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"It's been two years, time for another album!" is the underlying tone of this release, because 'Twilight of the Thunder God' is yet another Amon Amarth album; nothing more, quite a bit less though. While the majority of their discography is difficult to distinguish at times, except by production values, this album displays quite a notable dip in the quality of material presented. In layman's terms, they're really phoning it in by giving us what is a fairly inoffensive and unadventurous album.
Amon Amarth's usual brand of melodic death metal is still on display and there are moments when it reaches their previous standards; the opening title track is a good example of what you'd find on 'With Oden on our Side' with plenty of speed along with a well-timed thrash break followed by the usual solo. "Where is your God?" is the heaviest song, sporting some simple but percussive death metal riffs and is just long enough to hold your interest. "No Fear for the Setting Sun" is quite similar, sporting some heavy riffs and generally eschewing the overtly sweet melodic lines that subdue the other songs.
The rest of the album is a retread of ground that we're all too familiar with, and while the aforementioned highlights are not innocent of such an accusation, they manage to diverge from the formula enough to keep things interesting without alienating the listener. It is something of a challenge to describe the experience of listening to 'Twilight of the Thunder God': it's tedious but at the same time you're not compelled to shut it off because at least it is competent noise filling the air. The main riff to each of the other songs is exceedingly dull; either due to an unimaginative set of chords or because the intensity was dialled down to 4. Even when they move into the usual tremolo picked section there's no intensity behind the instrumentation, it's part of the song because that's how Amon Amarth write their songs. The aforementioned increase in melodies can be attributed to an overall decrease in song quality mainly because their inception into every song is performed with a notable absence of subtlety. It's like launching a mortar into the sky only to have it suddenly dive into the ground just as it was about to reach the peak of its trajectory.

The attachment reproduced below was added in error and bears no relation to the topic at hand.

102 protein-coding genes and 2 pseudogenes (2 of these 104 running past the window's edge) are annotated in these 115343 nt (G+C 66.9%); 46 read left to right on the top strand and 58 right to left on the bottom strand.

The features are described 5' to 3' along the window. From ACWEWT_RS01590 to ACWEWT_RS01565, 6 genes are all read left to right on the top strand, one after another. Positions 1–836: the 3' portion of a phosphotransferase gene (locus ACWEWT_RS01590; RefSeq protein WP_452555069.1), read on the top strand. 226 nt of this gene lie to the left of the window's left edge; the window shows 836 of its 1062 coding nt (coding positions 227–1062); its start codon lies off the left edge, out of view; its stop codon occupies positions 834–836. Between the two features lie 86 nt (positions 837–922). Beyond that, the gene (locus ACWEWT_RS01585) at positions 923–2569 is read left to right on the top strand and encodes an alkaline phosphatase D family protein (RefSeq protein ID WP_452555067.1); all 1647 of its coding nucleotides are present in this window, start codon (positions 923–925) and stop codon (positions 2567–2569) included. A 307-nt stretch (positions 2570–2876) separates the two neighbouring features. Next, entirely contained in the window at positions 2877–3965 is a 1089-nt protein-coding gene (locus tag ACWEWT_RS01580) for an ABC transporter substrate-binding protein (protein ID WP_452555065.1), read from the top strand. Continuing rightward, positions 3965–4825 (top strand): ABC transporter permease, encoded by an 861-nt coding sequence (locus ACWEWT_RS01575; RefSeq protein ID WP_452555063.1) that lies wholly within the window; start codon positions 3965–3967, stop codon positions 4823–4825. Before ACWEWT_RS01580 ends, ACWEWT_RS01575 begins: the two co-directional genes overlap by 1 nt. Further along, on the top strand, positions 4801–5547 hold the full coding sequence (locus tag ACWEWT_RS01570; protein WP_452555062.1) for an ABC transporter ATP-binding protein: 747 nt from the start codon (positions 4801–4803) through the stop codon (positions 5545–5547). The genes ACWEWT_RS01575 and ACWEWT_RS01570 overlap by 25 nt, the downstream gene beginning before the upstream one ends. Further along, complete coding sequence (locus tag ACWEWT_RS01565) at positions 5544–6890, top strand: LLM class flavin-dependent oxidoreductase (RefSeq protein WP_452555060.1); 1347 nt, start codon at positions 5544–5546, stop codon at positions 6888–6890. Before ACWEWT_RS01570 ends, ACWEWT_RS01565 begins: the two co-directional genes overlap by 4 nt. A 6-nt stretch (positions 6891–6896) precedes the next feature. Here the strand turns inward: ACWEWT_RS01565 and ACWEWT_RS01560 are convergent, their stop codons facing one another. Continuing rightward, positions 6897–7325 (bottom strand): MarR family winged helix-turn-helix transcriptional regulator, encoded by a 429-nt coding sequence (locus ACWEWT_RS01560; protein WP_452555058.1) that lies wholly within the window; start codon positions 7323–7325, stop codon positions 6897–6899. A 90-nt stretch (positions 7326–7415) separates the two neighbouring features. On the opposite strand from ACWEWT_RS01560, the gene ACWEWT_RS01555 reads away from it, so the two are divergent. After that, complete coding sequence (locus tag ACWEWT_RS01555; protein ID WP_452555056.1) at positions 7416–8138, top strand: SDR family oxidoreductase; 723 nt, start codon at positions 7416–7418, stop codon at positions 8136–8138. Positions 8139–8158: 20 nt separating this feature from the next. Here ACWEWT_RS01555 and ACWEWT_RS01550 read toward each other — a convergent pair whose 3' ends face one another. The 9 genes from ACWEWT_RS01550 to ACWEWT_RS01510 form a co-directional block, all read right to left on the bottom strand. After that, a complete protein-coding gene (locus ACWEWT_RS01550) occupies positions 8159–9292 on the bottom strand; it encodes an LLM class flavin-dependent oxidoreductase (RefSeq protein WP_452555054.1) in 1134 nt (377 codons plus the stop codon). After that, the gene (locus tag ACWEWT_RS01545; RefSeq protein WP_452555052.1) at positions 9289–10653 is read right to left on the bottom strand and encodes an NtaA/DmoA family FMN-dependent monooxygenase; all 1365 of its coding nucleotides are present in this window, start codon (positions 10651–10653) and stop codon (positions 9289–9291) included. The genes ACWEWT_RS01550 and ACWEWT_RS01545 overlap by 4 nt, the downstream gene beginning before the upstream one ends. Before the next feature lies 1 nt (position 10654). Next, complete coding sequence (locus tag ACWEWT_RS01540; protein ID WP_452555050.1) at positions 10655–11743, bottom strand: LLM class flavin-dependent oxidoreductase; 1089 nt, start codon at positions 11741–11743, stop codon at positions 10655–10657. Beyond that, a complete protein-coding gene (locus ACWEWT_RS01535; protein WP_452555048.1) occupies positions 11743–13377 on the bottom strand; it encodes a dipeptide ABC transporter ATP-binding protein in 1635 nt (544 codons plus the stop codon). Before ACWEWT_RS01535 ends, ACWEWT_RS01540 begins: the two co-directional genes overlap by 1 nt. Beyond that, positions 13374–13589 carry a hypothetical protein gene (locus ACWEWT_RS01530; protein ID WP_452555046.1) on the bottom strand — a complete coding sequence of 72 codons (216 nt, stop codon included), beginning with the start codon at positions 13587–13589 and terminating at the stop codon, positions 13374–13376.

It feels unfair to bash Amon Amarth for having a consistent sound, but with every new album they release it's getting ridiculous because there are no risks in purchasing (or "obtaining") their new material. While people would argue that an absence of risk is a positive attribute, they are forgetting that you're not gaining anything from an album that sounds like the missing ten tracks from the previous one. Oh sure, now you've got another ten Amon Amarth songs to listen to in case you somehow got sick of the other sixty or so, but their consistency has resulted in stagnation. They neither decrease nor increase in quality. The excitement of a new album is in seeing what new ideas are coming to the forefront, and even if those albums happen to suck harder than a nuclear-powered dust buster it just makes the band's older material that much better by comparison. Where those bands fail plenty of others succeed which makes up for the pain and suffering of the previous infractions.
Amon Amarth is a safe band, and 'Twilight of the Thunder God' is another safe album. I'd love to disdain this album but there are glimpses of actual effort being put into the song writing and of course the instrumental skill is up to standard. This is not a great album, it is merely competent.